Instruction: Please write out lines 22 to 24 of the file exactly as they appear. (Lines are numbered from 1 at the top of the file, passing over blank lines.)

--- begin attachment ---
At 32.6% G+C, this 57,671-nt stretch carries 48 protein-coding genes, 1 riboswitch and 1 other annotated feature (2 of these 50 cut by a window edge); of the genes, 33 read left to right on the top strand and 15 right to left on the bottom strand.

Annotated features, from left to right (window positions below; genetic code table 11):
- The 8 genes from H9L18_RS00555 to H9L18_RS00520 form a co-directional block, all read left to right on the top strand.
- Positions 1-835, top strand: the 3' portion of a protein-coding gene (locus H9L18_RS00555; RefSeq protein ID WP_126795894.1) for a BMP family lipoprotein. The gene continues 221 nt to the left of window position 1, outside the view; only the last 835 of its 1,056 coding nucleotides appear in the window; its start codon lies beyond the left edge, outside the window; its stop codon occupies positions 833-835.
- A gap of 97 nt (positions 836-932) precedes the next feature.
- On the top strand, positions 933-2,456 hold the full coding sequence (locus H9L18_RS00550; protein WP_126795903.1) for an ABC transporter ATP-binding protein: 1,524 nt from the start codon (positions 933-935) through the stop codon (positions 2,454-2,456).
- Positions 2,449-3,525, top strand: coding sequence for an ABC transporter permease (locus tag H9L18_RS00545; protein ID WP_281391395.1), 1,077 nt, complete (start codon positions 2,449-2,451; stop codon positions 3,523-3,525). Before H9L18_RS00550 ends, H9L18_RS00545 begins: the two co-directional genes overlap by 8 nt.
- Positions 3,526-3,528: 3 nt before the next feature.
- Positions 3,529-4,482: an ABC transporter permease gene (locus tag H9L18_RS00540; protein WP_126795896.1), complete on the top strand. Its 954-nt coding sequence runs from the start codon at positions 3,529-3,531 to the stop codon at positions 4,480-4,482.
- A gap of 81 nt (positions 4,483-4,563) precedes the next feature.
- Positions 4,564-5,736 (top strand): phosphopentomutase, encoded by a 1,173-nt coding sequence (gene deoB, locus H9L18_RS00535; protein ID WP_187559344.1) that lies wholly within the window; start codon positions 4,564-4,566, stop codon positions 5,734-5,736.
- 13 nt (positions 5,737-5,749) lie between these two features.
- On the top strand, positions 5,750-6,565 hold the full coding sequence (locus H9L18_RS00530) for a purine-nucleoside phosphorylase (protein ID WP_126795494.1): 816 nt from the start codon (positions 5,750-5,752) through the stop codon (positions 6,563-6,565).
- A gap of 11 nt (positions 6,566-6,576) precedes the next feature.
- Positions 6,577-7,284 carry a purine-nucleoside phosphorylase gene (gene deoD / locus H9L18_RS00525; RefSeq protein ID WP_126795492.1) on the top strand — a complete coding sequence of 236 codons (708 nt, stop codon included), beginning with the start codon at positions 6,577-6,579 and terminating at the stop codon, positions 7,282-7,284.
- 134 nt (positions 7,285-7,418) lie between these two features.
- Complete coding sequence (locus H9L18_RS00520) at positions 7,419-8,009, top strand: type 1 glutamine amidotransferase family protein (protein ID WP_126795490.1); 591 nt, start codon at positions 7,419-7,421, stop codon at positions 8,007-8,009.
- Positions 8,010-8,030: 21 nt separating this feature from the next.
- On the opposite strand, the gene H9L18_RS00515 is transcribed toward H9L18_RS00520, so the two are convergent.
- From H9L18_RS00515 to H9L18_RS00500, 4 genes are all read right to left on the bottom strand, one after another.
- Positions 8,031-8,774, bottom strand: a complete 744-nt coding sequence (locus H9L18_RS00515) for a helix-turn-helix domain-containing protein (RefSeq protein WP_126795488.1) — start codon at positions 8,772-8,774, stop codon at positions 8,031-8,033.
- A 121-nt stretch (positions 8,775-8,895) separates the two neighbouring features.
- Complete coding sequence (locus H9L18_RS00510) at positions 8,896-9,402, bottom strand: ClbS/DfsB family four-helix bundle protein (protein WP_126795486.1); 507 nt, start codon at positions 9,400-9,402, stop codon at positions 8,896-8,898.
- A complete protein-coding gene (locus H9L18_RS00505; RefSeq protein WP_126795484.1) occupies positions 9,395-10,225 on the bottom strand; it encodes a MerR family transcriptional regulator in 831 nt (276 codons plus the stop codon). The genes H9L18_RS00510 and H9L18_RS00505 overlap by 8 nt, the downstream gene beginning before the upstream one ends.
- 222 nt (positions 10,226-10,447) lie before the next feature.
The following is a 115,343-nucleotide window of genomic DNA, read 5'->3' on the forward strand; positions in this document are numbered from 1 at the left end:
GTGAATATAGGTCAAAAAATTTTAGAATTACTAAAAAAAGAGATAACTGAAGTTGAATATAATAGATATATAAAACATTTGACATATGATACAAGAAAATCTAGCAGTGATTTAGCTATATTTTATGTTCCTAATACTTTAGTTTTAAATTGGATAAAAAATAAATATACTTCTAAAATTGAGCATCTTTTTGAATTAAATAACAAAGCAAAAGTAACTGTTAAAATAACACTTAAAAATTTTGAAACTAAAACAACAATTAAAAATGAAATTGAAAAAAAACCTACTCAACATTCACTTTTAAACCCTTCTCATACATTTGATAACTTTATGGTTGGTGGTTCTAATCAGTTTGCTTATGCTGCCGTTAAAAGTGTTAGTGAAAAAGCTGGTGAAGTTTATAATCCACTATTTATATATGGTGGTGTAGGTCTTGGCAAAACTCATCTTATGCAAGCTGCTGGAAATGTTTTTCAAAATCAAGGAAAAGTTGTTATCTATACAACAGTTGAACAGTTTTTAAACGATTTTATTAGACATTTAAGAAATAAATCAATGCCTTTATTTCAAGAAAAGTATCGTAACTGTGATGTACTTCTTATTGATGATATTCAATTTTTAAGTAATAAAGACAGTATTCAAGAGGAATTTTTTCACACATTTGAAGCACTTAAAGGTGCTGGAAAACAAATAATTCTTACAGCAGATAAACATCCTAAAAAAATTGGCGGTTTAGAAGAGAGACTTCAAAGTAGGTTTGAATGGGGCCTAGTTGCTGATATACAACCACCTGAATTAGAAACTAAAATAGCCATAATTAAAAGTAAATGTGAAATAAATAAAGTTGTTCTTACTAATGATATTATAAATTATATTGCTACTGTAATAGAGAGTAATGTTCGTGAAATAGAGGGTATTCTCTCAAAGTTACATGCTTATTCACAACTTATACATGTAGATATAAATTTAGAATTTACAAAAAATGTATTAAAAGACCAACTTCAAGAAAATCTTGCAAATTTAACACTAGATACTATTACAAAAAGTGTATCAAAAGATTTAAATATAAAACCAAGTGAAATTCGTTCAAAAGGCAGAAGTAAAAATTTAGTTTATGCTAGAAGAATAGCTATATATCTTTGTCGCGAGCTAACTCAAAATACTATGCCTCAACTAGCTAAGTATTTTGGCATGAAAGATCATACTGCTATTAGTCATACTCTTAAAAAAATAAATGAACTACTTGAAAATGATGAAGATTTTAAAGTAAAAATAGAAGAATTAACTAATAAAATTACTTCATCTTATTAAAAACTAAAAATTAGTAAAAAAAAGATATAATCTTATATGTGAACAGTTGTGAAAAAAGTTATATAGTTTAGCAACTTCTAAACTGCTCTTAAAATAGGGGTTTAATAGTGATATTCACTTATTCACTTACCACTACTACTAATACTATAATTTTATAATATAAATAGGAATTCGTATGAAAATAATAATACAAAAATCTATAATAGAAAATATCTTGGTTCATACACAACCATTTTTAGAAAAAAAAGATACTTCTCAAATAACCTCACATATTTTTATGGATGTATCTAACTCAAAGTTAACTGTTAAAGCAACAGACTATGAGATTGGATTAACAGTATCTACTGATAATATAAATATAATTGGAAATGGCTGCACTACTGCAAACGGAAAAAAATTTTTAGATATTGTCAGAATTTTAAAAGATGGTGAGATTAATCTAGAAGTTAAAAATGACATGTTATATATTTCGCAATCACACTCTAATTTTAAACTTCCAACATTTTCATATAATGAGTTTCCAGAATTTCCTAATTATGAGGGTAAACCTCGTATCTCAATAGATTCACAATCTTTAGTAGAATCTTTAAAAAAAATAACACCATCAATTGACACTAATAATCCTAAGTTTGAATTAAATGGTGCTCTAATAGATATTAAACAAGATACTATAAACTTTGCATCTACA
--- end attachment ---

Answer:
- A 121-nt stretch (positions 8,775-8,895) separates the two neighbouring features.
- Complete coding sequence (locus H9L18_RS00510) at positions 8,896-9,402, bottom strand: ClbS/DfsB family four-helix bundle protein (protein WP_126795486.1); 507 nt, start codon at positions 9,400-9,402, stop codon at positions 8,896-8,898.
- A complete protein-coding gene (locus H9L18_RS00505; RefSeq protein WP_126795484.1) occupies positions 9,395-10,225 on the bottom strand; it encodes a MerR family transcriptional regulator in 831 nt (276 codons plus the stop codon). The genes H9L18_RS00510 and H9L18_RS00505 overlap by 8 nt, the downstream gene beginning before the upstream one ends.